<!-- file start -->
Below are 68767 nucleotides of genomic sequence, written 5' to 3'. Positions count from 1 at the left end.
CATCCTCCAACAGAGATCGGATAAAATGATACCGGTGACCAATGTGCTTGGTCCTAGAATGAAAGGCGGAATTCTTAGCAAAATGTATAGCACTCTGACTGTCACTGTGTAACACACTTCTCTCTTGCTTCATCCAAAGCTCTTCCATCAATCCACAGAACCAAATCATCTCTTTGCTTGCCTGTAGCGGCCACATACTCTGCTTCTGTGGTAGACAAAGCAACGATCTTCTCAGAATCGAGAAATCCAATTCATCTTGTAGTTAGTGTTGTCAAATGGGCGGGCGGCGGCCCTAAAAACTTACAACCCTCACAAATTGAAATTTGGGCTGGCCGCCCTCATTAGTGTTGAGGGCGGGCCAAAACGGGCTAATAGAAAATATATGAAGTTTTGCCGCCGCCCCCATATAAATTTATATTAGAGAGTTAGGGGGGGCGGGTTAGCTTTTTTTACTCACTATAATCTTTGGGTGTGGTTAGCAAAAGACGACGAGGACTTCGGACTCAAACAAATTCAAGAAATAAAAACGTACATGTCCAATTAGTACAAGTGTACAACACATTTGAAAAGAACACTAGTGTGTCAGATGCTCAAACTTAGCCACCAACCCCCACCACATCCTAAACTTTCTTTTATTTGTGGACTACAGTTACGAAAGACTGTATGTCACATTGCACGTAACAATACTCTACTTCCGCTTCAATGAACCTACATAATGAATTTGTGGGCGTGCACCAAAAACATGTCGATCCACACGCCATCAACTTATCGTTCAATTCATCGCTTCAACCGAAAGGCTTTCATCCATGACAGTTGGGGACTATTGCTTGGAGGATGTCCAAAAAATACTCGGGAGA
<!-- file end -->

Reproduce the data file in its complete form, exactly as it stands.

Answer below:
Below are 68767 nucleotides of genomic sequence, written 5' to 3'. Positions count from 1 at the left end.
CATCCTCCAACAGAGATCGGATAAAATGATACCGGTGACCAATGTGCTTGGTCCTAGAATGAAAGGCGGAATTCTTAGCAAAATGTATAGCACTCTGACTGTCACTGTGTAACACACTTCTCTCTTGCTTCATCCAAAGCTCTTCCATCAATCCACAGAACCAAATCATCTCTTTGCTTGCCTGTAGCGGCCACATACTCTGCTTCTGTGGTAGACAAAGCAACGATCTTCTCAGAATCGAGAAATCCAATTCATCTTGTAGTTAGTGTTGTCAAATGGGCGGGCGGCGGCCCTAAAAACTTACAACCCTCACAAATTGAAATTTGGGCTGGCCGCCCTCATTAGTGTTGAGGGCGGGCCAAAACGGGCTAATAGAAAATATATGAAGTTTTGCCGCCGCCCCCATATAAATTTATATTAGAGAGTTAGGGGGGGCGGGTTAGCTTTTTTTACTCACTATAATCTTTGGGTGTGGTTAGCAAAAGACGACGAGGACTTCGGACTCAAACAAATTCAAGAAATAAAAACGTACATGTCCAATTAGTACAAGTGTACAACACATTTGAAAAGAACACTAGTGTGTCAGATGCTCAAACTTAGCCACCAACCCCCACCACATCCTAAACTTTCTTTTATTTGTGGACTACAGTTACGAAAGACTGTATGTCACATTGCACGTAACAATACTCTACTTCCGCTTCAATGAACCTACATAATGAATTTGTGGGCGTGCACCAAAAACATGTCGATCCACACGCCATCAACTTATCGTTCAATTCATCGCTTCAACCGAAAGGCTTTCATCCATGACAGTTGGGGACTATTGCTTGGAGGATGTCCAAAAAATACTCGGGAGA